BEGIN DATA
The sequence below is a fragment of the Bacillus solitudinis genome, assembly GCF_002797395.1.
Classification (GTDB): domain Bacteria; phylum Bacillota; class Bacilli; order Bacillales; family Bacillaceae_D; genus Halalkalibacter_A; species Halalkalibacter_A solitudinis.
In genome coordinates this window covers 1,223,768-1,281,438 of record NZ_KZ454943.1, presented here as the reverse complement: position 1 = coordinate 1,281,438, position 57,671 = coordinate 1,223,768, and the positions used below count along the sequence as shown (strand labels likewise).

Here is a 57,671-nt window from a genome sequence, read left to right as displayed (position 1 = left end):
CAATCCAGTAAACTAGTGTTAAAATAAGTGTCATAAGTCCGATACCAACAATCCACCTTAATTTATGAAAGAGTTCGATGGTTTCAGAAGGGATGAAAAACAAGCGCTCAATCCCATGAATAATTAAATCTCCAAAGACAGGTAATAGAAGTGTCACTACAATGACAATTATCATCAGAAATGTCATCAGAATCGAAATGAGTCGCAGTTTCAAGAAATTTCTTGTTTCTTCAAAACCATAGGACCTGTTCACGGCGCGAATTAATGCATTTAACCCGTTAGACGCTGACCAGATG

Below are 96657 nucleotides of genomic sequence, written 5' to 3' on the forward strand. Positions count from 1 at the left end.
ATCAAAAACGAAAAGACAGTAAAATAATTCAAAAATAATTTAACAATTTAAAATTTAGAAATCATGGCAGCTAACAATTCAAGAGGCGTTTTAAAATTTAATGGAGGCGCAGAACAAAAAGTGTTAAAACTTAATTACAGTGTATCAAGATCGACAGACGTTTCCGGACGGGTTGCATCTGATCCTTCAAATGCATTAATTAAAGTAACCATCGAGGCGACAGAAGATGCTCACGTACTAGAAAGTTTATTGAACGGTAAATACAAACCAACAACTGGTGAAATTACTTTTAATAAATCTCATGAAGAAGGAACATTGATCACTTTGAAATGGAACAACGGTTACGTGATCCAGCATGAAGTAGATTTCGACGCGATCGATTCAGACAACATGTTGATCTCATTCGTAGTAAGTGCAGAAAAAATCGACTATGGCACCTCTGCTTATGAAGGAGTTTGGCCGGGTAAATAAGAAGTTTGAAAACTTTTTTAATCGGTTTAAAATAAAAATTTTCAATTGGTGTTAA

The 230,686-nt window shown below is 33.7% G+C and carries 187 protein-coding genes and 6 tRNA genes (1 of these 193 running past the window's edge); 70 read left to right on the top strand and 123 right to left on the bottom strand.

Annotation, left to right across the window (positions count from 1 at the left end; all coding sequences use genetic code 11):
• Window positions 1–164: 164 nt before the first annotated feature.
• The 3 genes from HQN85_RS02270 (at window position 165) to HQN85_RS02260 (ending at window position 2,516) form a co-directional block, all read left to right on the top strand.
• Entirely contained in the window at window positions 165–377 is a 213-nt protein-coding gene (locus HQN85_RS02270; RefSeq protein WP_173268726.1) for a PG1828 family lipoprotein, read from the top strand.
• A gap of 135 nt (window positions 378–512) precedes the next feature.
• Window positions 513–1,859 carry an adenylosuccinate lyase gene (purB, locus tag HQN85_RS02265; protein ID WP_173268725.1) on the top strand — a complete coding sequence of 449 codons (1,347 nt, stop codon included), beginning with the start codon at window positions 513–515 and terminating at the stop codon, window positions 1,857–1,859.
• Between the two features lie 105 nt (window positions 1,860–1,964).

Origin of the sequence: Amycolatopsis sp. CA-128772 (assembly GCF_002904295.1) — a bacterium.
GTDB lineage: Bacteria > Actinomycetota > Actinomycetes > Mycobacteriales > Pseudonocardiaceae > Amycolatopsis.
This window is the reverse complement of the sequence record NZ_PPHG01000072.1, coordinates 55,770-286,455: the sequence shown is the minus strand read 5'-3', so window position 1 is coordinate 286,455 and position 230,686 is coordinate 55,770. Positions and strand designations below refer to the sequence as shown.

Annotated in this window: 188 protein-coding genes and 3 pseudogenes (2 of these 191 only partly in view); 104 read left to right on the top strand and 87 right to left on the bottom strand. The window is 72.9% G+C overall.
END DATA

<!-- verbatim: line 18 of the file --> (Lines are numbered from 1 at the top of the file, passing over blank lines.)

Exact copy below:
This window is the reverse complement of the sequence record NZ_PPHG01000072.1, coordinates 55,770-286,455: the sequence shown is the minus strand read 5'-3', so window position 1 is coordinate 286,455 and position 230,686 is coordinate 55,770. Positions and strand designations below refer to the sequence as shown.